News : 2012

"Big spaces of a redesigned hardware store are just right for artists' home and studios"
Janice Ryan, Edmonton Journal

Inspired by Mulhurst Bay

Big spaces of a redesigned hardware store are just right for artists' home and studios

Janice Ryan, Edmonton Journal

photo credit: Rick Macwilliam

In 1997, Isla Burns and Phil Darrah traded the city for Mulhurst Bay, a quaint, lakeside hamlet southwest of Edmonton. At the time, both artists were teaching at the University of Alberta's department of art and design, renting two studios in Nisku and maintaining their west end home. The cost of keeping three spaces was high and the regular 45-minute studio commute was a time zapper.


On a whim, they walked into a real estate office one Saturday to explore their options.


The agent started by visiting their studios; Burns is a metal sculptor and Darrah, a painter.


"She knew about our studio requirements before she saw our house," Darrah says with a grin.


"I said, we definitely don't want a basement and I want to be able to drive my fork lift into the living room, and she didn't blink an eye," says Burns.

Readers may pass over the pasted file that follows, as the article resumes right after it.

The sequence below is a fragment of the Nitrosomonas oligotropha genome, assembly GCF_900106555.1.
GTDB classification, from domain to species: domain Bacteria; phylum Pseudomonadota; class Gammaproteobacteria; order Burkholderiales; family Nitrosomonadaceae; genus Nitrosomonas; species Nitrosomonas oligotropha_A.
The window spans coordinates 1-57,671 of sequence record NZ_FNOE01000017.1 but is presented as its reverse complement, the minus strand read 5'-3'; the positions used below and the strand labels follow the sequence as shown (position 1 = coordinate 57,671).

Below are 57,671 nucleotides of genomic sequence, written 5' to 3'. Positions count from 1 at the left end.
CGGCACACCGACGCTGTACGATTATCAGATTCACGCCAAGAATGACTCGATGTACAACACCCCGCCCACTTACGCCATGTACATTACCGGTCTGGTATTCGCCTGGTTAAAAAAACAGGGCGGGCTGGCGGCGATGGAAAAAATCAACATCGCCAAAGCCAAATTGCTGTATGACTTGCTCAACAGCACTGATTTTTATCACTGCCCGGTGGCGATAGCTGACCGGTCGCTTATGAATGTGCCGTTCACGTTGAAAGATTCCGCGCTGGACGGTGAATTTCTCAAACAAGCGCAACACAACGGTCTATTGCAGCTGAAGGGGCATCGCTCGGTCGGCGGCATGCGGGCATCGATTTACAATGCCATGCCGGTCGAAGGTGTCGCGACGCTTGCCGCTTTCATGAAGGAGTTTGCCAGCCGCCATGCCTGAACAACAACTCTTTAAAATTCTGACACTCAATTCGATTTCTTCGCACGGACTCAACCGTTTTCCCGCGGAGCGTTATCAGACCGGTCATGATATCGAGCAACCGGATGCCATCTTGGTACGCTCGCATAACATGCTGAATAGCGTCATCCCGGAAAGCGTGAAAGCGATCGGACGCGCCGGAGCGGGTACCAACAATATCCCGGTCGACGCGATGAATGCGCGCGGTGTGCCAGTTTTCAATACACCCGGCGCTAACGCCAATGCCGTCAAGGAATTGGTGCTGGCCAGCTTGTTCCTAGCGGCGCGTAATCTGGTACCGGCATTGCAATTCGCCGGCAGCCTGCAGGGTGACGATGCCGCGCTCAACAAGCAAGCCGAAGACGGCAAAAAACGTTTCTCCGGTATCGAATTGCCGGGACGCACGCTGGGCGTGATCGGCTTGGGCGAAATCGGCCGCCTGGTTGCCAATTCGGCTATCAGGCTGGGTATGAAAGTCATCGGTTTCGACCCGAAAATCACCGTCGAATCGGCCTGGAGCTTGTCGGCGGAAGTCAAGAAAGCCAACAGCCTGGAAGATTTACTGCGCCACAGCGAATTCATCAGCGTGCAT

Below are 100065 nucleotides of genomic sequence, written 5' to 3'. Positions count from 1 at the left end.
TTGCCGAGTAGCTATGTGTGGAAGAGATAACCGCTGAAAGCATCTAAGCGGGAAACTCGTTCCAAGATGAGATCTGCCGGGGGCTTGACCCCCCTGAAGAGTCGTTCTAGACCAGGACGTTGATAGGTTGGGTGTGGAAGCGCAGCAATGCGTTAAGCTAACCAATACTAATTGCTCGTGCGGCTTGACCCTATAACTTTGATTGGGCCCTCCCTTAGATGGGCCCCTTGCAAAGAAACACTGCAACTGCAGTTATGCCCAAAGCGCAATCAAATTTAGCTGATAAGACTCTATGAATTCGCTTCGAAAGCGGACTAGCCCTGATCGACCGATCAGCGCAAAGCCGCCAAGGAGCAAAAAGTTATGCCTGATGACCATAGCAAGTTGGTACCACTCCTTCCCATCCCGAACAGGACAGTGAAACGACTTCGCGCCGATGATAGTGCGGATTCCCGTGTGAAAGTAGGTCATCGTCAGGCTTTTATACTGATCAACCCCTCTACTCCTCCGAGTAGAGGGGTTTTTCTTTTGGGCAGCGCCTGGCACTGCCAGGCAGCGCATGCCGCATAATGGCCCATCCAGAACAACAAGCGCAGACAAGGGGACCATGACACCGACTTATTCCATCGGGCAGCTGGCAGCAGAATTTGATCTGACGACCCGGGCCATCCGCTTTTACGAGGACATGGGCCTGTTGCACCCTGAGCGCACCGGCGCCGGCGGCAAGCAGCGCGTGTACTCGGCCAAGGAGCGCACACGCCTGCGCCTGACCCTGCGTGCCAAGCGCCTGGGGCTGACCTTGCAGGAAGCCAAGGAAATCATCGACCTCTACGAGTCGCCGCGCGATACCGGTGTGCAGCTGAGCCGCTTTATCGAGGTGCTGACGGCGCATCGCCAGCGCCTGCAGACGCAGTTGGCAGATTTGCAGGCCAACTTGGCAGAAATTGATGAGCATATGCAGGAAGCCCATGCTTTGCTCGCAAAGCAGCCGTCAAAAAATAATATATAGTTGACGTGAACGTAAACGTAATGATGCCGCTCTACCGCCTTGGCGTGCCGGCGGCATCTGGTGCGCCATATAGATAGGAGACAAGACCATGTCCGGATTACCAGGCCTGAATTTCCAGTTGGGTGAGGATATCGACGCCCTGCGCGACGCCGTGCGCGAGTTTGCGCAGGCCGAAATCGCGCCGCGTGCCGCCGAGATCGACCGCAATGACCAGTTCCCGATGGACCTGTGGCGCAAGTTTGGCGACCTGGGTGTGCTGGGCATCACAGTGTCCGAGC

A fork-lift-friendly habitat would allow Burns to view her hefty sculptures in a domestic setting, a privilege previously off-limits.


They saw 14 properties but it was the first one, a 4,000-square-foot vacant hardware store, that caught their eye. The six-year-old building boasted 14-foot-high ceilings, concrete floors with underfloor heating and an industrial overhead door so Burns could drive her truck right into the studio.


Except for a utility room and small office, the building was wide open; they were free to design without the hassle of tearing down walls.


This was a dream in the making and well worth the houranda-quarter drive to the university. Finally, their abode and studios would thrive under one, very large roof.